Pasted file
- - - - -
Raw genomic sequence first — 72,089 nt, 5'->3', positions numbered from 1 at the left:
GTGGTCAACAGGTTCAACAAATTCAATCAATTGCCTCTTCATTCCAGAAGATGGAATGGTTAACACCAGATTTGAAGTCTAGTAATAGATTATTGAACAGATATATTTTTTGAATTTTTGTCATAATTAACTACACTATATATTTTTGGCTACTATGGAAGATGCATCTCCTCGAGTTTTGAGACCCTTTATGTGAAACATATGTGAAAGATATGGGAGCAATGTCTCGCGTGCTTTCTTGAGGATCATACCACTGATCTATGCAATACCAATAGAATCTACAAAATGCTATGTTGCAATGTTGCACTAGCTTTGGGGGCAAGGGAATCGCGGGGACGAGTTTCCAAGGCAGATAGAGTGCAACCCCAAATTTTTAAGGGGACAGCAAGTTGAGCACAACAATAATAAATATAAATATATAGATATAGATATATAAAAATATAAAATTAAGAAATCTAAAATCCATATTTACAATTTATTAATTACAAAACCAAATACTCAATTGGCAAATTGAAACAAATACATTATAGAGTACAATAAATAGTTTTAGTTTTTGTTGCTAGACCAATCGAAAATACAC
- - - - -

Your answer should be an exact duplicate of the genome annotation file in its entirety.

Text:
Raw genomic sequence first — 72,089 nt, 5'->3', positions numbered from 1 at the left:
GTGGTCAACAGGTTCAACAAATTCAATCAATTGCCTCTTCATTCCAGAAGATGGAATGGTTAACACCAGATTTGAAGTCTAGTAATAGATTATTGAACAGATATATTTTTTGAATTTTTGTCATAATTAACTACACTATATATTTTTGGCTACTATGGAAGATGCATCTCCTCGAGTTTTGAGACCCTTTATGTGAAACATATGTGAAAGATATGGGAGCAATGTCTCGCGTGCTTTCTTGAGGATCATACCACTGATCTATGCAATACCAATAGAATCTACAAAATGCTATGTTGCAATGTTGCACTAGCTTTGGGGGCAAGGGAATCGCGGGGACGAGTTTCCAAGGCAGATAGAGTGCAACCCCAAATTTTTAAGGGGACAGCAAGTTGAGCACAACAATAATAAATATAAATATATAGATATAGATATATAAAAATATAAAATTAAGAAATCTAAAATCCATATTTACAATTTATTAATTACAAAACCAAATACTCAATTGGCAAATTGAAACAAATACATTATAGAGTACAATAAATAGTTTTAGTTTTTGTTGCTAGACCAATCGAAAATACAC